OTTAWA — The commander of the North American Aerospace Defence Command says China and Russia are developing new ways to attack the continent as he waits for political direction to modernize Norad's outdated early-warning system.
U.S. Gen. Glen VanHerck made the comment to reporters Tuesday during his first visit to Ottawa since taking over in August 2020 as commander of Norad, the joint American-Canadian command responsible for continental defence.
VanHerck’s visit coincided with growing concerns about the development and deployment of long-range cruise missiles and so-called hypersonic weapons by Russia and China that are capable of striking North America.
Military officials have been warning for years that the string of 1980s-era radars responsible for detecting an attack on North America is unable to detect such modern threats, a message VanHerck says he repeated to Canadian officials while in Ottawa.
“The North Warning System is designed for a threat from 50 years ago,” VanHerck said. “A bomber that has to fly over the North Pole to drop gravity weapons, has to fly over Canada and North America into the United States to drop any of those weapons.”
Canada and the U.S. have committed for years to upgrade the entire system, with Prime Minister Justin Trudeau and U.S. President Joe Biden most recently issuing a joint statement to that effect on the eve of the federal election this past August.
Yet those efforts are still very much in their infancy, VanHerck said, adding he is hoping for direction soon from Defence Minister Anita Anand and her American counterpart, Defense Secretary Lloyd Austin, so work on meeting those threats can begin in earnest.
“North America is only going to become more vulnerable to future capabilities being developed by potential adversaries,” he said. “And decisions need to be made in the not-too-distant future. So I’d love to see those happen sooner than later.”
Some military officials have previously grumbled about what they see as a lack of urgency from Ottawa and Washington when it comes to upgrading North America’s defences, but VanHerck said the "time is right" for movement on the issue.
"There's a great opportunity to have those discussions while the U.S. is in the middle of developing our current president's budget ... and you have a new administration in, new leadership," he said. "The time is right. But I don't have a timeline for that."
There have been questions about how much the entire effort will cost. Most experts predict the price tag will be in the billions, with Canada on the hook for 40 per cent of the total.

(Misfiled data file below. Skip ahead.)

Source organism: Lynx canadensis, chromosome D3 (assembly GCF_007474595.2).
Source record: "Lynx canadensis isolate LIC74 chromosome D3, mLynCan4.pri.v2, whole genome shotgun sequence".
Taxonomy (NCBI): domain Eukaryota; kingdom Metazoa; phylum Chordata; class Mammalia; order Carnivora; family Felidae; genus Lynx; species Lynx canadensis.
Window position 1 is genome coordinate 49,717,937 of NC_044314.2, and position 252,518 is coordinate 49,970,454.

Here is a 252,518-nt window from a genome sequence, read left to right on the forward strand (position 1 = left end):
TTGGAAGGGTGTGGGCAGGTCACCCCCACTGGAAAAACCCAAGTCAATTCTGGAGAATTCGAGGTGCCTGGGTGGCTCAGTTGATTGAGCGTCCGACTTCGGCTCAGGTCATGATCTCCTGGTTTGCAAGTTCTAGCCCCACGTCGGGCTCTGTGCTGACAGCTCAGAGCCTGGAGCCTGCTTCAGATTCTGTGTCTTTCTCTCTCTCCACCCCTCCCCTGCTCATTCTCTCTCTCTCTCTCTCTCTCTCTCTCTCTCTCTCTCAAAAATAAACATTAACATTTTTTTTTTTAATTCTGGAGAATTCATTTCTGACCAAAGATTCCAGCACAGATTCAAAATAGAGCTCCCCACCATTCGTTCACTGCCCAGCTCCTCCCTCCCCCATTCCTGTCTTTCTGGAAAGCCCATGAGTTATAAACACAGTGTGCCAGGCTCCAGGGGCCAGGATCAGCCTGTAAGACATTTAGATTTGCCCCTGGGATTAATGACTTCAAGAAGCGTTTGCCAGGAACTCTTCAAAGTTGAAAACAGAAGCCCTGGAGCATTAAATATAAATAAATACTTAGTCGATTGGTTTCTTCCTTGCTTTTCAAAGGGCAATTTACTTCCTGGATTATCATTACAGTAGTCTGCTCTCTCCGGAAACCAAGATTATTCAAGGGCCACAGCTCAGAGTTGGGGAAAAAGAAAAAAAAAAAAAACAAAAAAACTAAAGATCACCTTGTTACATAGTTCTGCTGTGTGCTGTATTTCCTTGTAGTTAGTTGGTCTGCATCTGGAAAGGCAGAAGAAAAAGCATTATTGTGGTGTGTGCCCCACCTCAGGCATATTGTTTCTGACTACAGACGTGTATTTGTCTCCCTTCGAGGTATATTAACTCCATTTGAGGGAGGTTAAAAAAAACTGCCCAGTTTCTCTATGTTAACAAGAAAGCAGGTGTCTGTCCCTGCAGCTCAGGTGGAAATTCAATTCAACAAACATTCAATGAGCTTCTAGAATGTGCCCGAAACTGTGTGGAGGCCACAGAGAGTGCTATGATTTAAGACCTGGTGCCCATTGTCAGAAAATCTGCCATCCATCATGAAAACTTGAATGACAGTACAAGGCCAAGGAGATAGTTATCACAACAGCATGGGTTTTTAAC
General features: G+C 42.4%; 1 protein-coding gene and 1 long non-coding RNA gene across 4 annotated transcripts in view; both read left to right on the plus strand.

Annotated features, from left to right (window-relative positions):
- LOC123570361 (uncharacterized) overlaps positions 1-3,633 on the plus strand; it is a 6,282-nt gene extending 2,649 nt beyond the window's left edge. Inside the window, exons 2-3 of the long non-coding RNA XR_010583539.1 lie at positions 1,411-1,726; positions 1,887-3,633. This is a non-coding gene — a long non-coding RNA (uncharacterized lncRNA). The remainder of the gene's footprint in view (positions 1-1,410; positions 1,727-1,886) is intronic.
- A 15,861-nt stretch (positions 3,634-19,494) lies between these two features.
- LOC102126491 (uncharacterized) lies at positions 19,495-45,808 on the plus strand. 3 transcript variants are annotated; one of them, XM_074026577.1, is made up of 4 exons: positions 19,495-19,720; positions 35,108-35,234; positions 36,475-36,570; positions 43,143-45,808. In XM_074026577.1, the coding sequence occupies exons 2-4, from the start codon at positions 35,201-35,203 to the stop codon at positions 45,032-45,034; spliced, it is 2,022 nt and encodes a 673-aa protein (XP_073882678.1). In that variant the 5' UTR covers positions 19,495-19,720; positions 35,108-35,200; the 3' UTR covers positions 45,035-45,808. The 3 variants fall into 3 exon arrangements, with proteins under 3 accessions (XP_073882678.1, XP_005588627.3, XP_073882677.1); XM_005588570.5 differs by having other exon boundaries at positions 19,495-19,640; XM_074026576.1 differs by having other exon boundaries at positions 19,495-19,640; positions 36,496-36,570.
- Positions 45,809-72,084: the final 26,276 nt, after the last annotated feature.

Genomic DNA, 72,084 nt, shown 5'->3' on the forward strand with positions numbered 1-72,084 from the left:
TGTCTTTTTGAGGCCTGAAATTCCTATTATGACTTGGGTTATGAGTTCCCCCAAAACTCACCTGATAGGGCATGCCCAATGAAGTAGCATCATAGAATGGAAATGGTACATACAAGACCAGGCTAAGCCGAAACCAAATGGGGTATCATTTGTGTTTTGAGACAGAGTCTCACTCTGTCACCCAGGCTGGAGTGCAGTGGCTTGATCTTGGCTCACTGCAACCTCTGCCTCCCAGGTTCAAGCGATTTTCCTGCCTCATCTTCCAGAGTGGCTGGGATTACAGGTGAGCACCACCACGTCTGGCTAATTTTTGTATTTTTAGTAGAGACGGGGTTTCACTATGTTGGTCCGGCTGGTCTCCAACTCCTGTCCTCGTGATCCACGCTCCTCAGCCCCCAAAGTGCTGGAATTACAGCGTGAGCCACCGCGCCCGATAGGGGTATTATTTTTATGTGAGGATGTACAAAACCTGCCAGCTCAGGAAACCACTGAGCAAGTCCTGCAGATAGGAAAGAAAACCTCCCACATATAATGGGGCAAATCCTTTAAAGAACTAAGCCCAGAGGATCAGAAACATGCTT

VanHerck admitted to having some preliminary cost estimates, but would not reveal any numbers until a decision is made on a specific modernization plan.
Political direction is needed to establish a framework in which each country will lay out its requirements and boundaries for a new system, such as whether the new system will include actual defensive measures to intercept incoming attacks.
Such discussions have previously carried significant political sensitivity, notably when Canada opted in 2005 not to join the U.S. in developing and deploying a ballistic-missile defence system.
VanHerck said his discussions in Ottawa with Anand, chief of the defence staff Gen. Wayne Eyre and other Canadian officials did not revolve around specific policy decisions, but were intended for him to update them on the current threat environment.
Much of the attention in recent weeks and months has focused on China’s rapidly growing military might, which includes dizzying technological advances that have included reports of a nuclear-capable hypersonic missile test in August.
The concern is such weapons are extremely difficult to detect and intercept because of the way they are launched and can manoeuvre, and leave military and political decisionmakers little time to react because of their speed.
Yet VanHerck noted China has yet to actually field hypersonic weapons while Russia has had them in its arsenal for years. To that end, he said, “Russia’s the primary military threat to North America. China’s about a decade behind.”
While Ottawa and Washington have yet to provide specific directions on what the next iteration of Norad should look like, VanHerck said his priority is to build a system that will provide military and political officials time to detect a threat and decide the appropriate response.
That will involve collecting data and intelligence from numerous sources not only in North America but around the world, and using artificial intelligence and other automated systems to analyze it faster, though he insisted people will still be in charge.
"I'm not talking about machines making decisions," he said. "Humans are still making decisions."
This report by The Canadian Press was first published Nov. 30, 2021.
Lee Berthiaume, The Canadian Press